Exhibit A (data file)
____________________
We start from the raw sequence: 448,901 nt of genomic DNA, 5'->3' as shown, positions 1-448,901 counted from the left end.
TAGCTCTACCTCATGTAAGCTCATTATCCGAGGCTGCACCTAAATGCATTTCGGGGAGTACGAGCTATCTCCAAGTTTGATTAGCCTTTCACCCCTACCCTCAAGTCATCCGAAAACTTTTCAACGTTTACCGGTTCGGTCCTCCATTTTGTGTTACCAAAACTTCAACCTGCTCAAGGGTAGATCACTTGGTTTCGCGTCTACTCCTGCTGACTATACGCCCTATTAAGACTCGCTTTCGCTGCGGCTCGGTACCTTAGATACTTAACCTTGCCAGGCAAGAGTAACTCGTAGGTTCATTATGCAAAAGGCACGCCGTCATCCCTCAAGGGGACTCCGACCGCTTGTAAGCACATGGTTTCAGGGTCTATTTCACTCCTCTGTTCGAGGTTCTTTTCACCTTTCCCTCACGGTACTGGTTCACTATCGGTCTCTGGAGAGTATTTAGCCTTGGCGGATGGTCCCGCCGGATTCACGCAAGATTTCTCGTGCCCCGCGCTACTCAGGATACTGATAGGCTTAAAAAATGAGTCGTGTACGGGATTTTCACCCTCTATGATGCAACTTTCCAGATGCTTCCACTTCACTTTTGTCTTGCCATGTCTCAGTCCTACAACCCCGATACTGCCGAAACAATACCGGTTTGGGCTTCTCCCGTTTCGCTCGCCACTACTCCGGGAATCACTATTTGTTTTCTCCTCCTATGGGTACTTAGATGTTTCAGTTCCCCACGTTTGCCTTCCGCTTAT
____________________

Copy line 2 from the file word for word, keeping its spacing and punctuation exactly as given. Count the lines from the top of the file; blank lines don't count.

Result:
TAGCTCTACCTCATGTAAGCTCATTATCCGAGGCTGCACCTAAATGCATTTCGGGGAGTACGAGCTATCTCCAAGTTTGATTAGCCTTTCACCCCTACCCTCAAGTCATCCGAAAACTTTTCAACGTTTACCGGTTCGGTCCTCCATTTTGTGTTACCAAAACTTCAACCTGCTCAAGGGTAGATCACTTGGTTTCGCGTCTACTCCTGCTGACTATACGCCCTATTAAGACTCGCTTTCGCTGCGGCTCGGTACCTTAGATACTTAACCTTGCCAGGCAAGAGTAACTCGTAGGTTCATTATGCAAAAGGCACGCCGTCATCCCTCAAGGGGACTCCGACCGCTTGTAAGCACATGGTTTCAGGGTCTATTTCACTCCTCTGTTCGAGGTTCTTTTCACCTTTCCCTCACGGTACTGGTTCACTATCGGTCTCTGGAGAGTATTTAGCCTTGGCGGATGGTCCCGCCGGATTCACGCAAGATTTCTCGTGCCCCGCGCTACTCAGGATACTGATAGGCTTAAAAAATGAGTCGTGTACGGGATTTTCACCCTCTATGATGCAACTTTCCAGATGCTTCCACTTCACTTTTGTCTTGCCATGTCTCAGTCCTACAACCCCGATACTGCCGAAACAATACCGGTTTGGGCTTCTCCCGTTTCGCTCGCCACTACTCCGGGAATCACTATTTGTTTTCTCCTCCTATGGGTACTTAGATGTTTCAGTTCCCCACGTTTGCCTTCCGCTTAT